The final key to successful test automation in a cross-team context is comprehensive documentation. Getting key elements down in writing and making this available to all involved will avoid ambiguity and also prevent people falling out of the loop.

Good communication has to come from the top down, and not just be expected of those you manage while not being reflected in your own actions.

Configuring to encompass evolving trends

Another potential sticking point for eCommerce businesses looking to automate the testing of their websites is that this industry is very trend-led, as mentioned earlier. This can force brands to quickly adapt to encompass emerging shifts in customer behavior, which might in turn create complexities from a test automation perspective.

Take the ever-increasing switch away from desktop devices to portable platforms for web browsing and online purchases. Responsive web design has been a must-have for years now, and yet it is still an uphill struggle to encompass the many different device types, screen sizes and input methods which customers might be expected to rely upon.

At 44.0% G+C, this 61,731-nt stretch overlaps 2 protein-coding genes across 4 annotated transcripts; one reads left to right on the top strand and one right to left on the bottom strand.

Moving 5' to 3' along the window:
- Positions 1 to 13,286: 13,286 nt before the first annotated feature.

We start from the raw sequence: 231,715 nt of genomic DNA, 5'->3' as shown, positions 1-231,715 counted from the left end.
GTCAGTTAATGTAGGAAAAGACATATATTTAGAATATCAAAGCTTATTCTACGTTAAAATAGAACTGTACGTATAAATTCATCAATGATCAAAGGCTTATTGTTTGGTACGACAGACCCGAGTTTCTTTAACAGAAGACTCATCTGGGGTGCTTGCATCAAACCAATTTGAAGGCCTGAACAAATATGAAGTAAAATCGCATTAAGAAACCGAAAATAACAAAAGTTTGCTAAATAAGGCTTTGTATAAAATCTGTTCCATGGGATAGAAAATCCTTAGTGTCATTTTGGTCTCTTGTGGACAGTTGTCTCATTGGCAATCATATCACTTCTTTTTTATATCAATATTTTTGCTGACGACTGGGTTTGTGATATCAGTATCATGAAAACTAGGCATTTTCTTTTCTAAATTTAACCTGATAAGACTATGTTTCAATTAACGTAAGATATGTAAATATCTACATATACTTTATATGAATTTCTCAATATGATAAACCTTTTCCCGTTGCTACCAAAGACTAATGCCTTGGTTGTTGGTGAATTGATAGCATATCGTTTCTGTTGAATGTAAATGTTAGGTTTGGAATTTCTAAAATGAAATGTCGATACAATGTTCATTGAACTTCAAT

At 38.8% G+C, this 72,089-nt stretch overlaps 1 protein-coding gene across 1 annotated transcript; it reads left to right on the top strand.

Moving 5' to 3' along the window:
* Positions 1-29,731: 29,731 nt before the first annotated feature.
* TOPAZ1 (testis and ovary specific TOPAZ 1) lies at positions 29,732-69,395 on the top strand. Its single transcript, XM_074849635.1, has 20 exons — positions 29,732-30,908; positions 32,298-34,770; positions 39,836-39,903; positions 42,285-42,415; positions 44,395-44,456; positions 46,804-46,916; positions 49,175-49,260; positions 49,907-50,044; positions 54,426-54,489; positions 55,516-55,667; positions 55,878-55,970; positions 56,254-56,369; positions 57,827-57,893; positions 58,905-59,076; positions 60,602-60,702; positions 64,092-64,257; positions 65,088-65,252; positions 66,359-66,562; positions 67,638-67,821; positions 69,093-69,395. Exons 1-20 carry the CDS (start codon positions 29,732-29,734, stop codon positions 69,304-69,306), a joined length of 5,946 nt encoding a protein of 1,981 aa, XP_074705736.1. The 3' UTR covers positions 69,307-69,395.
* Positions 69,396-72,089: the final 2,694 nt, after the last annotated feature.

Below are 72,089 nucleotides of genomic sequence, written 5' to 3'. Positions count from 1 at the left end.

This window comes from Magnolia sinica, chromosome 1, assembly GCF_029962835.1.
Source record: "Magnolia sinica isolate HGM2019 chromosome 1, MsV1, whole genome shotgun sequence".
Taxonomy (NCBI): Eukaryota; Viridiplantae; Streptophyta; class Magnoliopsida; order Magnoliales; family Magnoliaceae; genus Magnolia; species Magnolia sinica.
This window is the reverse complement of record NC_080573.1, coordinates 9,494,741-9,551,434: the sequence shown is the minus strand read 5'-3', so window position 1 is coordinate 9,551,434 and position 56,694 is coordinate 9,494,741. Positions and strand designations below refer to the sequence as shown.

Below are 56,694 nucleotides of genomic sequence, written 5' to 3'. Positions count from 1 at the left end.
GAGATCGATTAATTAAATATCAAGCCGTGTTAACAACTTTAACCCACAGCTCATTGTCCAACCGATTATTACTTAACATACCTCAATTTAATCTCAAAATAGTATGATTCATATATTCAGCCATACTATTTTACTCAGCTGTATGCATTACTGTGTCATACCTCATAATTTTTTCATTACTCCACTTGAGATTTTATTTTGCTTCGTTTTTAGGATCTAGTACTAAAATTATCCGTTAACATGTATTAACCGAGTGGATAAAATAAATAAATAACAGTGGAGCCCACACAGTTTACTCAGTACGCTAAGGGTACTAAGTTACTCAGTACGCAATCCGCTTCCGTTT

If the interface needs to be adapted because of a trend like this, or other elements of a site have to be changed within a short timeframe, entire tests may have to be reconfigured with this in mind, and for automated setups this is obviously trickier.

One way around this is to take advantage of cloud-powered test automation tools which are more flexible and versatile than their traditional equivalents, and offer you the option to respond rapidly to whatever market pressures are applied.

More impressive still is the proportion of modern test automation solutions which offer a low-coder or even no-code approach to testing. So rather than having to reinvent the wheel whenever you want to make a change, you can tweak configurations to encompass new customer behaviors with minimal fuss.

Integrating third party functionality